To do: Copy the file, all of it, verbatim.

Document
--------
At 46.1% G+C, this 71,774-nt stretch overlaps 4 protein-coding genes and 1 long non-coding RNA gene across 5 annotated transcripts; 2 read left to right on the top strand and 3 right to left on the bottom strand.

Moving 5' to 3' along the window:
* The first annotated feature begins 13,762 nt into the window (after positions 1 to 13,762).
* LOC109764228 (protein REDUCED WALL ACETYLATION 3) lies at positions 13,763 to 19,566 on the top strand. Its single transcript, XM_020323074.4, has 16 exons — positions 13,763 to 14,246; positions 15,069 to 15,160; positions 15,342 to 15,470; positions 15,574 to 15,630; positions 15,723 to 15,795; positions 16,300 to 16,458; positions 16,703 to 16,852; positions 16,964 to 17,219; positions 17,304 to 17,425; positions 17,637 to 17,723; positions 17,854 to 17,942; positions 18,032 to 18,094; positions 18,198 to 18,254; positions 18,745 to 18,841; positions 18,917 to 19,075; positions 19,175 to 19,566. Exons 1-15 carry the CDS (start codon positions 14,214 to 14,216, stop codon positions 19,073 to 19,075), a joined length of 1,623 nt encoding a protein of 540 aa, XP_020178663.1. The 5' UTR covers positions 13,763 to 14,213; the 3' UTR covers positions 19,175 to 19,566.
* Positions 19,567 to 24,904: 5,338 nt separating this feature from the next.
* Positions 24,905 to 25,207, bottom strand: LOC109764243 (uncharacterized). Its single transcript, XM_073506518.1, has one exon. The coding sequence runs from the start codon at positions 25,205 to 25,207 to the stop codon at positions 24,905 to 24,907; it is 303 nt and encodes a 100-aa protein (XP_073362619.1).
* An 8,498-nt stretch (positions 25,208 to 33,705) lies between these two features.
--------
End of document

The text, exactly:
At 46.1% G+C, this 71,774-nt stretch overlaps 4 protein-coding genes and 1 long non-coding RNA gene across 5 annotated transcripts; 2 read left to right on the top strand and 3 right to left on the bottom strand.

Moving 5' to 3' along the window:
* The first annotated feature begins 13,762 nt into the window (after positions 1 to 13,762).
* LOC109764228 (protein REDUCED WALL ACETYLATION 3) lies at positions 13,763 to 19,566 on the top strand. Its single transcript, XM_020323074.4, has 16 exons — positions 13,763 to 14,246; positions 15,069 to 15,160; positions 15,342 to 15,470; positions 15,574 to 15,630; positions 15,723 to 15,795; positions 16,300 to 16,458; positions 16,703 to 16,852; positions 16,964 to 17,219; positions 17,304 to 17,425; positions 17,637 to 17,723; positions 17,854 to 17,942; positions 18,032 to 18,094; positions 18,198 to 18,254; positions 18,745 to 18,841; positions 18,917 to 19,075; positions 19,175 to 19,566. Exons 1-15 carry the CDS (start codon positions 14,214 to 14,216, stop codon positions 19,073 to 19,075), a joined length of 1,623 nt encoding a protein of 540 aa, XP_020178663.1. The 5' UTR covers positions 13,763 to 14,213; the 3' UTR covers positions 19,175 to 19,566.
* Positions 19,567 to 24,904: 5,338 nt separating this feature from the next.
* Positions 24,905 to 25,207, bottom strand: LOC109764243 (uncharacterized). Its single transcript, XM_073506518.1, has one exon. The coding sequence runs from the start codon at positions 25,205 to 25,207 to the stop codon at positions 24,905 to 24,907; it is 303 nt and encodes a 100-aa protein (XP_073362619.1).
* An 8,498-nt stretch (positions 25,208 to 33,705) lies between these two features.